A court ruling in early May found that the U.S. Army Corps of Engineers has violated the federal Endangered Species Act for years by releasing muddy water from the bottom of Lake Mendocino, through the dam and into the Russian River. These flood control releases, according to a lawsuit filed in 2022 by private citizen Sean White, cloud the river with silt and sediment and harm the watershed’s salmon and steelhead, all nearly extinct.   

There is, however, good news emerging on the horizon for California’s troubled salmon. The water board recently approved the Bureau of Reclamation’s 2024 Sacramento River temperature management plan. This planning document, which features projections of the reservoir’s stored water and its temperature by depth, shows that water releases will remain cold through the fall, leading to minimal losses of fertilized salmon eggs. This would be a promising turnaround from recent years when most eggs of spawning salmon were killed by temperatures in the mid-to-high 50s.

State and federal water officials are tasked with a tricky balancing act of providing water to people while protecting the environment. In many cases, contractual obligations to deliver water to farmers weigh heavily on the agencies. So do rules meant to protect fish. Both sides take hits when supplies run low.

But the treatment is not always equal, and the agencies often bypass environmental regulations to better supply farms and cities. 

In the wet winter of 2023, Gov. Gavin Newsom signed an order allowing the state water board to waive basic environmental flows in the Delta so agencies could store more water in reservoirs. Many similar waivers were made in prior years—often through a regulatory tool called a temporary urgency change petition—allegedly killing millions of fertilized eggs and smolts and possibly precipitating the Chinook’s collapse. 

While 2023 and 2024 are shaping into a decent time for the Central Valley’s salmon, it could have been a great one, owing to the abundant water and snowpack it produced.  

“Mother Nature gave us two good years in a row,” Rosenfield said. “We need to rebuild the population that was decimated during the last few drought years.”

Rosenfield wants to see a systematic increase in average river flows through the Delta, all the way to the ocean. While this would likely benefit struggling species, it’s a divisive idea since it would mean reducing Delta water exports. 

“There are a few groups that always point to the farmers whenever they believe there’s a water need for the fishery,” said Lewis Bair, the general manager of Reclamation District No. 108, which provides water to Sacramento Valley farmers. 

Bair says unusually warm water in Lake Shasta has made it difficult to meet the physiological needs of Chinook salmon, even though the reservoir is nearly full. 

“It’s unheard of to have a reservoir this full and to have this temperature challenge,” he said. 

Climate change and warming trends, Bair said, existentially threaten salmon and steelhead. Saving them, he noted, will require expanding upstream spawning habitat and providing access to cold tributaries currently blocked off by dams.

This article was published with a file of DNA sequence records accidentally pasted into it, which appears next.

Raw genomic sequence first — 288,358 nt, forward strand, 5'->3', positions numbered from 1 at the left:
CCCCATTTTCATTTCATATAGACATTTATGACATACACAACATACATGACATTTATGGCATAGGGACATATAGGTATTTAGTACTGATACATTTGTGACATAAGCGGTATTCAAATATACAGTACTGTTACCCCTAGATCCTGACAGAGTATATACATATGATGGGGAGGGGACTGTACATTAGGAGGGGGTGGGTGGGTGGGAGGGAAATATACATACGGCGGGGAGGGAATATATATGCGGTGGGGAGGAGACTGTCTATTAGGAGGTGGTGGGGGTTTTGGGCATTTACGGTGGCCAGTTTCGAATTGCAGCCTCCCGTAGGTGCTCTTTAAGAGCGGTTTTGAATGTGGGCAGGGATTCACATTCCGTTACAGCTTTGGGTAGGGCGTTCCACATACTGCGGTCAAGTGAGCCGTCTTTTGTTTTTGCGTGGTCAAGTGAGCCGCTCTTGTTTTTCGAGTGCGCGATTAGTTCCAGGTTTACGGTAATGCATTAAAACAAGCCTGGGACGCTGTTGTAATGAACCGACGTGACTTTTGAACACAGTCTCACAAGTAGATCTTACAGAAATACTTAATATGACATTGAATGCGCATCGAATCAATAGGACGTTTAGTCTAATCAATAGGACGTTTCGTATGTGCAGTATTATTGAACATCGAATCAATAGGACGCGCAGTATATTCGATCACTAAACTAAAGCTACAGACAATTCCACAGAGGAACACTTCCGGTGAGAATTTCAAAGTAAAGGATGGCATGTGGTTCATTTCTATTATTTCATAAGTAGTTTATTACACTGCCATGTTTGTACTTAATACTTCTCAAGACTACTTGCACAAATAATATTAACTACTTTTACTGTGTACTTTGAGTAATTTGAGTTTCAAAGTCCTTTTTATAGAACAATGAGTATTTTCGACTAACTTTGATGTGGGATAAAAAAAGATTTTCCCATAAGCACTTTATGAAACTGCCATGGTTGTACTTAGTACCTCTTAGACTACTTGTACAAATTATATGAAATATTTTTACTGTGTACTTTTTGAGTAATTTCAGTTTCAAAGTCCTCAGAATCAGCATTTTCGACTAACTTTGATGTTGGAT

Environmentalists tend to agree. But many argue that state policies are just as dangerous as changing climate. Of particular contention is a rule known as Water Right Order 90-5, which sets a 56-degree threshold for spawning salmon in the Sacramento and also the Trinity River, a major Klamath tributary connected to the Sacramento basin by an 11-mile tunnel bored through the Coast Range mountains. 

That 56-degree limit is widely considered to be scientifically outdated and a potential death sentence for salmon eggs. In June, a group of organizations requested that the water board initiate a process of amending the rule by reducing the threshold to 53.5 degrees—what would align with federal endangered species guidelines.

Water board staff told Weeklys in an email that they plan to “assess this issue further” later in the year.  

Stokely isn’t holding his breath. He said he has been encouraging the board to amend the order for years. He and his allies in conservation want them to write in lower temperature limits for both the Sacramento and the Trinity, where coho salmon have recently suffered almost complete spawning failures.

“If they don’t change Water Right Order 90-5, we’re certainly looking at the end of salmon fishing and salmon in general,” Stokely said. “They’re on the road to extinction. They can’t go on like this.”

1 COMMENT

  1. 1) The coldest water in Lake Shasta is at the bottom of the lake. There is a release valve at the bottom, but it bypasses the Shasta Power Plant. I read that there is a way to release the coldest water and still generate electricity.
    2) Floating solar panels on part of Lake Shasta would cool the water and prevent evaporation, and could be plugged directly into the electrical grid through the Shasta Power Plant .
    3) Agencies charged with protecting salmon need to stand up to political pressure to deliver water south early and kill off the salmon with hot water.
    Or we can put salmon on the flag with the grizzly–extinguished in California.